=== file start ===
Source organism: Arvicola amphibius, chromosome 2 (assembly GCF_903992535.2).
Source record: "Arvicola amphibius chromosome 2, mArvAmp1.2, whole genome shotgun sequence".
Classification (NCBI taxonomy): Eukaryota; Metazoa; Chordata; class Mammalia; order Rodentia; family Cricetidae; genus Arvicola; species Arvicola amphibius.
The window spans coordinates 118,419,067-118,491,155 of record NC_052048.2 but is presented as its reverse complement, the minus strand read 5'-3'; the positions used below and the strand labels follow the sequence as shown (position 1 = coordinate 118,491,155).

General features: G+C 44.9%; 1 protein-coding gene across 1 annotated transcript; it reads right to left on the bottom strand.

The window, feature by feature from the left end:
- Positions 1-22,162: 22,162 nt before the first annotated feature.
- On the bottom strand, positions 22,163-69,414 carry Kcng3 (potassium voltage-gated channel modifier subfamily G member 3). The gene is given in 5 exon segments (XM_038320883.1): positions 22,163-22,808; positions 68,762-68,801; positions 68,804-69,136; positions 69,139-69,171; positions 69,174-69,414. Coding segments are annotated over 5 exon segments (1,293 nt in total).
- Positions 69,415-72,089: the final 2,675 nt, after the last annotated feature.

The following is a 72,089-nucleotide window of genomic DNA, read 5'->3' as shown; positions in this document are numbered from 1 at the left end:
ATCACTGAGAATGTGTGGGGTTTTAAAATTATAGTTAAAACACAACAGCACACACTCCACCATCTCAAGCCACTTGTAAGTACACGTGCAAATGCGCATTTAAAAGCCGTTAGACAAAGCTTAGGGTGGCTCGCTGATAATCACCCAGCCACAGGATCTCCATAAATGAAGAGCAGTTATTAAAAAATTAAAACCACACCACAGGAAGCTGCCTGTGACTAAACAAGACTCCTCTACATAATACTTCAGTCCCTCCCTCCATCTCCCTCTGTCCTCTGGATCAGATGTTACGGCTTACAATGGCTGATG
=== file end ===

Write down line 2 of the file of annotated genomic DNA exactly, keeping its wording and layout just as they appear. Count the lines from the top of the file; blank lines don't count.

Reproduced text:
Source record: "Arvicola amphibius chromosome 2, mArvAmp1.2, whole genome shotgun sequence".